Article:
China’s Coffee War Escalates as Tencent Joins Hands With Luckin
Bejing-based coffee chain Luckin Coffee and Internet giant Tencent openly challenge the Starbucks-Alibaba alliance by announcing their strategic agreement on September 6.
SEE ALSO: Luckin Coffee: the Newest Unicorn after First Funding Round
The two will reportedly collaborate on Luckin’s marketing practices, including brand promotion and user engagement through WeChat Pay as well as additional methods to leverage WeChat’s mini programs as intelligent marketing tools.
In addition, the two announced that they will work on offline applications of new retail technologies such as image recognition, facial-recognition payment, delivery drones, and AR interactions to explore the possibilities of business expansion. Furthermore, the two will develop personalized services including product recommendation and menu customization.
“We hope the cooperation with Luckin Coffee will create a new lifestyle of ‘smart retail’ through tie-up on user traffic, technology exploration, application scenarios and management abilities,” exclaims Lei Maofeng, deputy general manager of Tencent‘s payment platform WeChat Pay. “Coffee has become a popular drink for young people nowadays and there are more coffee industry practitioners.”
The announcement came out about one month after Alibaba‘s food delivery arm, Ele.me, teamed up with Starbucks to deliver coffee and other menu offerings to Chinese customers.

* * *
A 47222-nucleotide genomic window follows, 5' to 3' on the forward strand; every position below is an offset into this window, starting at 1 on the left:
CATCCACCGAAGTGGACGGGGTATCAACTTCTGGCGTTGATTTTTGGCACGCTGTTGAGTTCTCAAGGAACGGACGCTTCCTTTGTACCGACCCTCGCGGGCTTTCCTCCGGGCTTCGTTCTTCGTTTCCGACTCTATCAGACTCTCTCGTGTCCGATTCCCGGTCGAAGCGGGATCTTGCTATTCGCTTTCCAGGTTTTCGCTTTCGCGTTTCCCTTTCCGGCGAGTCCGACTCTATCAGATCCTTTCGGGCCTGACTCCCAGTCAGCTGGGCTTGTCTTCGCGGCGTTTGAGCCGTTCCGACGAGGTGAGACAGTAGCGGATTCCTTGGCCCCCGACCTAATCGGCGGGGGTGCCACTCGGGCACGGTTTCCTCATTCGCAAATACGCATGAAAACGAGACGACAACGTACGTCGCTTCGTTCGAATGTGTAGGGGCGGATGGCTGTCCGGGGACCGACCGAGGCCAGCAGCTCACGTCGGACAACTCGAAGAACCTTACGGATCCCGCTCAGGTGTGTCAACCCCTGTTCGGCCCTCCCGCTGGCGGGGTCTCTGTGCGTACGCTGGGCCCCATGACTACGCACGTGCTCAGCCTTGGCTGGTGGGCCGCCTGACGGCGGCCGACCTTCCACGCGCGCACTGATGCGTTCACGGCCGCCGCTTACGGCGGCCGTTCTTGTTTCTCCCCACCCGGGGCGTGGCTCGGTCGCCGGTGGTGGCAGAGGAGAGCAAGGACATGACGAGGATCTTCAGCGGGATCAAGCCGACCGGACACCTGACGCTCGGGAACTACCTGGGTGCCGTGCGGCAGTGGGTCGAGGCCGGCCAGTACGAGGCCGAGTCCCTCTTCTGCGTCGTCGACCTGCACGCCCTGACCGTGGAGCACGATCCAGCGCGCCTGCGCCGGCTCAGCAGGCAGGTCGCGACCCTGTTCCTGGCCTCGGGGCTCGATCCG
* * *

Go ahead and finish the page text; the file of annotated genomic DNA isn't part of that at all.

Although Starbucks remains China’s dominant coffee provider with a market share of about 58.6 percent, Luckin has not backed down from the challenge. Instead, the young coffee unicorn has thrown down the gauntlet with its massive market expansion. The company currently has around 525 branches in 13 cities to serve 1.3 million customers, and uses the popular Chinese delivery service SF Express rather than a proprietary courier service.
SEE ALSO: Starbucks Partners with Alibaba to Start Coffee Delivery Amidst Fierce Competition
The market for on-demand local delivery services has become a wildly contested field among China’s Internet giants as it is considered an entry point to other services such as mobile payments, and provides further insights into consumption preferences.
The coffee market in China is really heating up as tech giants are competing to expand into new retail, a new business model spreading rapidly into supermarkets, restaurants and convenience stores.
As one of China’s best known startups, Luckin managed to reach unicorn status in less than one year as it secured $200 million in Series A funding this July. The coffee startup is now growing at an alarming rate and has ambitious plans to open 2,000 branches by the end of this year.